Ceremony commemorates road victims

DOZENS of while balloons were released into the sky yesterday as families bereaved by traffic accidents gathered to remember their loved ones and appeal for greater effort to reduce the toll on the country’s roads.

The ceremony was organised by campaign group Public Against Road Carnage (PARC), in Buncrana, Co Donegal, to coincide with the United Nations’ Day of Remembrance for Road Traffic Victims which was marked by events in many countries.

The group’s founder, Susan Gray, whose husband Stephen died after being struck by a car on St Stephen’s night in 2004, read prayers in the open air under pelting rain after a special remembrance Mass at St Mary’s Oratory in the town before releasing the balloons with the help of her son, Stephen Jnr, 13, daughter, Laura, 15, and crowds of local people.

Many of the balloons carried the names of loved ones killed in road accidents and messages written by their grieving families. Ms Gray said she was amazed by how many people wanted to be part of the event.

“People were coming up to me asking if I had a balloon for them and could they have a marker and ringing me beforehand asking should they bring their own balloon.

“Even from outside Donegal, I was getting calls from people who couldn’t come to the service asking would I write a name for them. I even got texts on my phone with messages people wanted written.

“I think people were just crying out to do something. I know how they feel. It’s very hard now hearing the Christmas ads with Stephen’s anniversary coming up — you just want to hide until January — but he was so important to us, you had to do something.”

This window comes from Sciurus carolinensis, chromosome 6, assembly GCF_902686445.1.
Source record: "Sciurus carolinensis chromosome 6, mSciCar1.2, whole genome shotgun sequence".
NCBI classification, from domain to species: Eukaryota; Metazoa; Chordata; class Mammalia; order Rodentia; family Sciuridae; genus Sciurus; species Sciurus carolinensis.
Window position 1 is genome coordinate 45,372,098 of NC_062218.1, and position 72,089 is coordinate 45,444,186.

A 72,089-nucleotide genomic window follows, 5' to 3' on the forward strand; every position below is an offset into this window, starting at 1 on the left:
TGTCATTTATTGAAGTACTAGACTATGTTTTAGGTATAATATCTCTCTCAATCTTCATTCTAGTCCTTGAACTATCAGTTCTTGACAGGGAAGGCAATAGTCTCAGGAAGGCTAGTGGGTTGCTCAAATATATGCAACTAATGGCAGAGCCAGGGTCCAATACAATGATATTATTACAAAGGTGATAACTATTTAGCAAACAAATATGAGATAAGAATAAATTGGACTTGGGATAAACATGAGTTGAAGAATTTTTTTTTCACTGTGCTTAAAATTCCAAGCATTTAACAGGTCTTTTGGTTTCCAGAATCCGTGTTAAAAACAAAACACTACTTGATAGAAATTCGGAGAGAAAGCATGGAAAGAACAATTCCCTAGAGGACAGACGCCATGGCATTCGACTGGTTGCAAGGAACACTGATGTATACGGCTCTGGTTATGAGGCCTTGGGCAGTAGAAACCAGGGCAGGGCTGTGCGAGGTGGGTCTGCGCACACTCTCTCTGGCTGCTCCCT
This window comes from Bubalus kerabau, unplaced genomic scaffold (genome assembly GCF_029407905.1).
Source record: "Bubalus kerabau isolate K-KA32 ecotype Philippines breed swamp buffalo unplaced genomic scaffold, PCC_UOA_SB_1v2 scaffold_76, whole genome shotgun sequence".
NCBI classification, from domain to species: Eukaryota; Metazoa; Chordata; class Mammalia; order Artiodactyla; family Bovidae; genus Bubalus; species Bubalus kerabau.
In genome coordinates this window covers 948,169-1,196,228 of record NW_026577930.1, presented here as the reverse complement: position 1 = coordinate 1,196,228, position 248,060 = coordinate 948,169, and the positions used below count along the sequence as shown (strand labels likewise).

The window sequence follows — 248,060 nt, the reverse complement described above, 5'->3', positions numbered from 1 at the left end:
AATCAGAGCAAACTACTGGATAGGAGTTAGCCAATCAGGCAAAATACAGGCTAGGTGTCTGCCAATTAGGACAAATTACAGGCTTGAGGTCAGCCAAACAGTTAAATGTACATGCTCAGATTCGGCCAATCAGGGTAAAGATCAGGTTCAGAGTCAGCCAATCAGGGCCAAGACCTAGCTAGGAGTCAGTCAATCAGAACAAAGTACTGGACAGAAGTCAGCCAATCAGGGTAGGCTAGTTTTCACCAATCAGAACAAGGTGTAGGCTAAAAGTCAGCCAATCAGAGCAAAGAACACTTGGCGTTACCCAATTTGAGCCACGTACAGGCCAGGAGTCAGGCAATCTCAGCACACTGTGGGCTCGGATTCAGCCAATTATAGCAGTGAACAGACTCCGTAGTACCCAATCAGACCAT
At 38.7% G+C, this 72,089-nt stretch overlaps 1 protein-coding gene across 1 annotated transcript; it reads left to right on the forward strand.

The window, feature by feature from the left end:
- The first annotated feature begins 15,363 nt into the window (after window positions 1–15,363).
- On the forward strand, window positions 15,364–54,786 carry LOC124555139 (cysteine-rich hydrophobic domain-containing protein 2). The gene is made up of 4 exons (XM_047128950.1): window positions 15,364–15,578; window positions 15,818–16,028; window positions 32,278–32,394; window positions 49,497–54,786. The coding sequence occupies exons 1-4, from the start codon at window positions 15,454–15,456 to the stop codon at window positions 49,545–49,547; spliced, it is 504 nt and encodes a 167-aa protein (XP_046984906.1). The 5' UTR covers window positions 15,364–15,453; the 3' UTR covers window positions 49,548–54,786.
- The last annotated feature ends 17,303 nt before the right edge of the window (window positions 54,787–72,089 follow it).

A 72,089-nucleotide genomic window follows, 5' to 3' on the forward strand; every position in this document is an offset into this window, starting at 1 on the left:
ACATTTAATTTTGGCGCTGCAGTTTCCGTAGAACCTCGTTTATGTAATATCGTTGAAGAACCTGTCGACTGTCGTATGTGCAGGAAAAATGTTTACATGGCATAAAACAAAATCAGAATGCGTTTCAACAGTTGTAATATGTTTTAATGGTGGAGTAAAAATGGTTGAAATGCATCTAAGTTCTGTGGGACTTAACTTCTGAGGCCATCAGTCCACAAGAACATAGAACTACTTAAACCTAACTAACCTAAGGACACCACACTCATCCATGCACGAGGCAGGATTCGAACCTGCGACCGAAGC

PARC, which also stands for Promoting Awareness, Responsibility and Care on our roads, has asked the Government to help make the remembrance ceremony an annual nationwide event. “We don’t have any money — that’s why it had to be something as simple as balloons — but hopefully next year with the Government’s help, we’ll be able to do something a bit bigger.”

A total of 287 people have died on Irish roads so far this year — one every 27 hours — and while the figure is lower than this time last year, past experience shows another 30 lives are likely to be lost before the year ends.

The Road Safety Authority, which praised the campaign group’s efforts, has begun distributing high visibility arm bands free to the public through a variety of outlets and promotions. About 400,000 of the reflective bands are to be given out in the hope pedestrians and cyclists will use them to enhance their own visibility during the dark evenings and nights of winter.

Of those killed on the roads to date this year, 70 were pedestrians, 13 were pedal cyclists and 15 were on motorbikes.

Meanwhile, a man died yesterday following a crash in Kilkenny. The 18-year-old was a passenger in a car that hit a ditch on the N76 at Shellumsrath, Kilkenny, on Saturday. Gardaí from Kilkenny Garda Station are investigating.

Meanwhile, a man died in a two-car collision on the Keady Road outside Armagh.

In Dublin, gardaí are appealing for witnesses to a collision in which a pedestrian was seriously injured.

The woman was struck by a car which was travelling towards Baldoyle on Saturday night. The incident happened between the junctions of Millbrook Drive and Raheny Road, Coolock.

Anyone who was in the area or who witnessed the incident is asked to contact Coolock gardaí on 01-6664200.

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